The group isn't looking to blame local restaurant managers or put them on the defensive. "We know the local managers don't have any authority to make changes with these corporate chains," Good said.
"We think more people can become involved in this. Things start small but can grow in real waves," Good said.
There are a few chains the local group isn't focusing on — Panera, Kentucky Fried Chicken, Little Caesar's Pizza and Five Guys — because they do offer paid sick days to employees.
They said the solution to the problem will require passage of local, state or national laws requiring most businesses to provide paid sick leave.
"I think it would be hard for restaurants to do this individually and remain competitive, so I think it has to become part of legislation," Knox said.
Dan McElroy leads Hospitality Minnesota, which includes the state restaurant association. He said his members are concerned about the state imposing another mandate.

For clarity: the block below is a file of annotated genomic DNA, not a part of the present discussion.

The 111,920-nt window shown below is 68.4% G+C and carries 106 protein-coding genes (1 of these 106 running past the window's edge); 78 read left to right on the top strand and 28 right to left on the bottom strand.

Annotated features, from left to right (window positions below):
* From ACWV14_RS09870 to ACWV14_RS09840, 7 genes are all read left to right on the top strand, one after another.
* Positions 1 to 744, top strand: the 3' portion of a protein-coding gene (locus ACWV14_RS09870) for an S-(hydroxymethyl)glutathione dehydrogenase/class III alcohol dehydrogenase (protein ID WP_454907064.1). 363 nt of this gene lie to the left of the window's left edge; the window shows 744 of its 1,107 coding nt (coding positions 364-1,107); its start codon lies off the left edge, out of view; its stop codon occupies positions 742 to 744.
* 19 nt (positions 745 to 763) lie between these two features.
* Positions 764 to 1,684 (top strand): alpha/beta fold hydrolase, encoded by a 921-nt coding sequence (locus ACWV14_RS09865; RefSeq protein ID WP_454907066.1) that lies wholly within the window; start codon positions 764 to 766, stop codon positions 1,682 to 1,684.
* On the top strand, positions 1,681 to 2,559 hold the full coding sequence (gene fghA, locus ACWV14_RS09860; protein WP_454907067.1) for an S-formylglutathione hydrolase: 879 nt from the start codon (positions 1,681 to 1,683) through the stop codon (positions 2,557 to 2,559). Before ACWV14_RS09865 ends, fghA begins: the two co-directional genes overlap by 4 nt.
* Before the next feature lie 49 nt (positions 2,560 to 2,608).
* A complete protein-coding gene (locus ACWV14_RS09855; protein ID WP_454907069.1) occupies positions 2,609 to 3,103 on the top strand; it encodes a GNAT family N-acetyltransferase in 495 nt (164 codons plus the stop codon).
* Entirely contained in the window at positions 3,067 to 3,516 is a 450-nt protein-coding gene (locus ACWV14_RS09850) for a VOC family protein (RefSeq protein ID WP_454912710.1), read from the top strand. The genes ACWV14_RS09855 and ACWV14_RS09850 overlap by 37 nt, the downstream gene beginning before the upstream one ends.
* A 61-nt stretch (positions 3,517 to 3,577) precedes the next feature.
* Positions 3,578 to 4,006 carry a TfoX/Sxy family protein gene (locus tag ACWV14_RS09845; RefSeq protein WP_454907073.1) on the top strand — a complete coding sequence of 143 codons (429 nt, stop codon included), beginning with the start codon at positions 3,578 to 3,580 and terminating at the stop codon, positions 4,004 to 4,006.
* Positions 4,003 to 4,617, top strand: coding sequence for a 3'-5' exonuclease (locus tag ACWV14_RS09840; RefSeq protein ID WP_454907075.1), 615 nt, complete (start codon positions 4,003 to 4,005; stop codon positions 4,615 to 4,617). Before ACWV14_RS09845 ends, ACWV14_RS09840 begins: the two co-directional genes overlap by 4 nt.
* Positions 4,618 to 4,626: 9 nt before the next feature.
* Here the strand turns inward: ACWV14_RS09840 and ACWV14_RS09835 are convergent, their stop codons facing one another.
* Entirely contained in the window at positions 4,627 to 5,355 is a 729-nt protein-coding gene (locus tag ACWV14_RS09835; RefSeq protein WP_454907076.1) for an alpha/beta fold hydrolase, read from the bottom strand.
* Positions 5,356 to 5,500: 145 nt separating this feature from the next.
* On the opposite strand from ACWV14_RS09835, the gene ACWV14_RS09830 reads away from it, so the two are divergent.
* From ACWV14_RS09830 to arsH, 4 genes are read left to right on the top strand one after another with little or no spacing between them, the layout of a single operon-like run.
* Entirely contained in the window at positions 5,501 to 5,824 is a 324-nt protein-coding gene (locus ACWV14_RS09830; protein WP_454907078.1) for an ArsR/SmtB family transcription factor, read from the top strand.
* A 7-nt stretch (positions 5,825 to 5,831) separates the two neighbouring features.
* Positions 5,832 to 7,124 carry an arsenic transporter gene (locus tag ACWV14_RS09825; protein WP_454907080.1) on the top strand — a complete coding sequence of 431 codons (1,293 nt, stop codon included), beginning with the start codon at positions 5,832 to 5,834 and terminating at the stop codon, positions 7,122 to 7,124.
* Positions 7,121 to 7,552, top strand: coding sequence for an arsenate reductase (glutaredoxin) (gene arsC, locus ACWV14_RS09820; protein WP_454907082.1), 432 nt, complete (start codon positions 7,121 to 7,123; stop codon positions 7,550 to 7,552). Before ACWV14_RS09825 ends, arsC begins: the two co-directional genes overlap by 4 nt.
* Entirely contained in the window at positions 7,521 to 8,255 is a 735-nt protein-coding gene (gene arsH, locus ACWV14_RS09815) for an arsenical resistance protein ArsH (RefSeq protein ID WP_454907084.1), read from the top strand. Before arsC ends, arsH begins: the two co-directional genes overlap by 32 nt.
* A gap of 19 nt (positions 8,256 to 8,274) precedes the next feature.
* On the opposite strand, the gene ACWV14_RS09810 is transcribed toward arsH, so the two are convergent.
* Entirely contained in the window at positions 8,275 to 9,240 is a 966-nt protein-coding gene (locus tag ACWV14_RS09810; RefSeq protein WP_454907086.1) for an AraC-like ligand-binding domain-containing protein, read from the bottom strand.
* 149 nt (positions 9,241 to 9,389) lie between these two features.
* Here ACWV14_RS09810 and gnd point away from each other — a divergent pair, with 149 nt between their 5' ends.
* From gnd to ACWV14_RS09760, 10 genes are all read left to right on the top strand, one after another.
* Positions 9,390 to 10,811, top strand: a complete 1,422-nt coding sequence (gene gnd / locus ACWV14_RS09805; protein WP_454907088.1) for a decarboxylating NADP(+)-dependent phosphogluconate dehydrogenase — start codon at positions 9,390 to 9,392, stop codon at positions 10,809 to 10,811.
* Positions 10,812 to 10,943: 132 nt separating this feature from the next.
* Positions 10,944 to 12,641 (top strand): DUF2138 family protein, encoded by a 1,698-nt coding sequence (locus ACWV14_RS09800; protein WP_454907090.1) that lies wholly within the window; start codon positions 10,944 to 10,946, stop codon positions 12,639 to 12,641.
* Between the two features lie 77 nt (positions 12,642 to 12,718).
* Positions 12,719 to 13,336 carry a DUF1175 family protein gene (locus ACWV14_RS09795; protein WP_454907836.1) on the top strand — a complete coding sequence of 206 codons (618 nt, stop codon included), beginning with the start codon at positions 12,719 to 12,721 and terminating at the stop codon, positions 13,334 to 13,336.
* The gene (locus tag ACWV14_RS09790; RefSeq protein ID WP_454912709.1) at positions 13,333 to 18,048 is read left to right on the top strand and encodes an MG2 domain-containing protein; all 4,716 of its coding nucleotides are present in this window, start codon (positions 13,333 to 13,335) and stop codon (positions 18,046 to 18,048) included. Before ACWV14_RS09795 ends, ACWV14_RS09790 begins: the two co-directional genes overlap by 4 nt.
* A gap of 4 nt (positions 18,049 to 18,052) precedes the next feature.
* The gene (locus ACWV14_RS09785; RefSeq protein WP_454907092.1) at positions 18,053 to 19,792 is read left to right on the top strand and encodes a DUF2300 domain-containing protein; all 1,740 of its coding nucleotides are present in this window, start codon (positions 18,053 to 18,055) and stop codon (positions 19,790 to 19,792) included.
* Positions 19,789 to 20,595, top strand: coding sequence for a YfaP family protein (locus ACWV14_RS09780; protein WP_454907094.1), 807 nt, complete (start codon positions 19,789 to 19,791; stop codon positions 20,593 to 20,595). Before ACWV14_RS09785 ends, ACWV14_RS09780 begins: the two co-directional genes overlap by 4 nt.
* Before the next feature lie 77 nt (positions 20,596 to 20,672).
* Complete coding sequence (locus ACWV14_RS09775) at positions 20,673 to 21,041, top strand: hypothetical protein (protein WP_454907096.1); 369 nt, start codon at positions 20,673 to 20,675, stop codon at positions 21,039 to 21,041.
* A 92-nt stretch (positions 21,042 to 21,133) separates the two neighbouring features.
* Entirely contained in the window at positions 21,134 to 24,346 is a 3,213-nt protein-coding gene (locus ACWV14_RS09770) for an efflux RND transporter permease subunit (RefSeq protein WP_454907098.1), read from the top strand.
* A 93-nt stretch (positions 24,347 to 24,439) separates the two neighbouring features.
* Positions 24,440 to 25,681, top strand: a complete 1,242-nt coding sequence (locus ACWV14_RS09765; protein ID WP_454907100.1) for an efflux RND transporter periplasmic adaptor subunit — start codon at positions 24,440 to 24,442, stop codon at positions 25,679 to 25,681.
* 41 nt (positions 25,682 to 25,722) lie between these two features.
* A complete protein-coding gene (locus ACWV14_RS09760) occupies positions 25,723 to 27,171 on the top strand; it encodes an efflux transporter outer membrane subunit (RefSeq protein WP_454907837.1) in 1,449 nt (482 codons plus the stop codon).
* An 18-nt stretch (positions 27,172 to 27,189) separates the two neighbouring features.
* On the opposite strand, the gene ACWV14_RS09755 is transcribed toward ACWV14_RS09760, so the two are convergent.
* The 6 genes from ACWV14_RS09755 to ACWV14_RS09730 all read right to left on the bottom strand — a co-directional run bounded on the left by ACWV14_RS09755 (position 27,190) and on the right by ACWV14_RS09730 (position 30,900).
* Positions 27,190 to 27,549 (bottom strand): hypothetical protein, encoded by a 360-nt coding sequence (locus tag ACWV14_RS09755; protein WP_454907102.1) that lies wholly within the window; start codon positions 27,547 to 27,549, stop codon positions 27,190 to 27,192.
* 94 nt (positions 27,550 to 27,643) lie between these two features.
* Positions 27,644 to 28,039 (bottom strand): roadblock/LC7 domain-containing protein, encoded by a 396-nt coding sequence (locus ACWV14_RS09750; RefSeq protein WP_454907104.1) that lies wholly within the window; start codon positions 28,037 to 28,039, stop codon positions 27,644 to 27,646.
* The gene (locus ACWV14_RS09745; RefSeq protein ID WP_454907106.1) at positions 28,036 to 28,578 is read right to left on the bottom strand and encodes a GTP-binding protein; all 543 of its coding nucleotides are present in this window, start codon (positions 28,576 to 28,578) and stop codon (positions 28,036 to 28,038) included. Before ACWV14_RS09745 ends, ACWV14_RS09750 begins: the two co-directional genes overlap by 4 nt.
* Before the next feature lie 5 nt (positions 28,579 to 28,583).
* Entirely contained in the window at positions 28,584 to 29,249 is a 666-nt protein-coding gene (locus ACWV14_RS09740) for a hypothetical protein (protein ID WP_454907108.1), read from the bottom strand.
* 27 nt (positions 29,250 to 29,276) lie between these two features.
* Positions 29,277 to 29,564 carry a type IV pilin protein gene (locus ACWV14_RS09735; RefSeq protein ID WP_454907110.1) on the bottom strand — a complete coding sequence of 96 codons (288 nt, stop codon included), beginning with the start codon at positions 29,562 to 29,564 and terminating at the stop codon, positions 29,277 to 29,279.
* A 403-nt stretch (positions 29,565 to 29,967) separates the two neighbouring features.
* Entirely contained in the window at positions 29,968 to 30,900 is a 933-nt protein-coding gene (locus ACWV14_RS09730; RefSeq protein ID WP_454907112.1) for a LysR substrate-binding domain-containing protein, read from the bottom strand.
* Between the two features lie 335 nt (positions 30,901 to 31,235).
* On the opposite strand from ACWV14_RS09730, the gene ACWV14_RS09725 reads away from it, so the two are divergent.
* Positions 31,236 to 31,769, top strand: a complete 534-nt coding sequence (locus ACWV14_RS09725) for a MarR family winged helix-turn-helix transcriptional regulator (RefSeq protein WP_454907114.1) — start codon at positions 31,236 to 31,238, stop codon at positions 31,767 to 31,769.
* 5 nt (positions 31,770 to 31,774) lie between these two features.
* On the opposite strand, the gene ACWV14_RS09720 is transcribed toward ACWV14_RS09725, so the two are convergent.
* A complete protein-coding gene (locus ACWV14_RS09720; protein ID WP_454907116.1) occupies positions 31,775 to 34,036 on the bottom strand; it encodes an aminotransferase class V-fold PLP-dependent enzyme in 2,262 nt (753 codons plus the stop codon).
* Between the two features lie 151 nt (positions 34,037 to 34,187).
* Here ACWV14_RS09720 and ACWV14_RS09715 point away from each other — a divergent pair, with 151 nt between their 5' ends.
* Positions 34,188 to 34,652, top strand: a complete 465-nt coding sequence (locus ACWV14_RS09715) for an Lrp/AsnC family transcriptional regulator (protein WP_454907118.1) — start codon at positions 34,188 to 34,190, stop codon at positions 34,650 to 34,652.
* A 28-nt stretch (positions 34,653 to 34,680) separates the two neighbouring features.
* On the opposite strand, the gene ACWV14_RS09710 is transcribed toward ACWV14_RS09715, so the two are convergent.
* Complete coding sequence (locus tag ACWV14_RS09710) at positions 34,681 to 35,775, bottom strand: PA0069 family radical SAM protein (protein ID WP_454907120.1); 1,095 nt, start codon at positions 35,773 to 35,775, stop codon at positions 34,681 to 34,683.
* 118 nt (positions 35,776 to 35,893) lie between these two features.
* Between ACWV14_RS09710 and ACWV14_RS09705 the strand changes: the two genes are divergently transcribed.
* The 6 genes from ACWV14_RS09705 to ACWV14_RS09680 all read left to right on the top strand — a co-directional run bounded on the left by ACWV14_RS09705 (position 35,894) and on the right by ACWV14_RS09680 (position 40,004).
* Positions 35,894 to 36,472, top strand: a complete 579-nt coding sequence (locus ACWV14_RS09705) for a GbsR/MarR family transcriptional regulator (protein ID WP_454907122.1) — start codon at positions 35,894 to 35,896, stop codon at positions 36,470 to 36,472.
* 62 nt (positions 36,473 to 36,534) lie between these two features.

"We're having a discussion about increasing the minimum wage and there's the implementation of the Affordable Care Act and businesses are having difficulty knowing what that's going to cost," McElroy said. "There's some concern of a piling-on effect."
He said many restaurants do provide sick days or flex time for employees who are sick. And he said it's a priority for restaurants to keep sick workers home.
"It's not good for our businesses to have people who are working sick."
He said any added employee costs also risks reducing jobs in the industry. He said some states that have increased the minimum wage significantly saw a reduction in restaurant jobs as more restaurants turned to pay-at-the-counter systems or put iPads on tables for ordering, reducing the number of wait staff needed.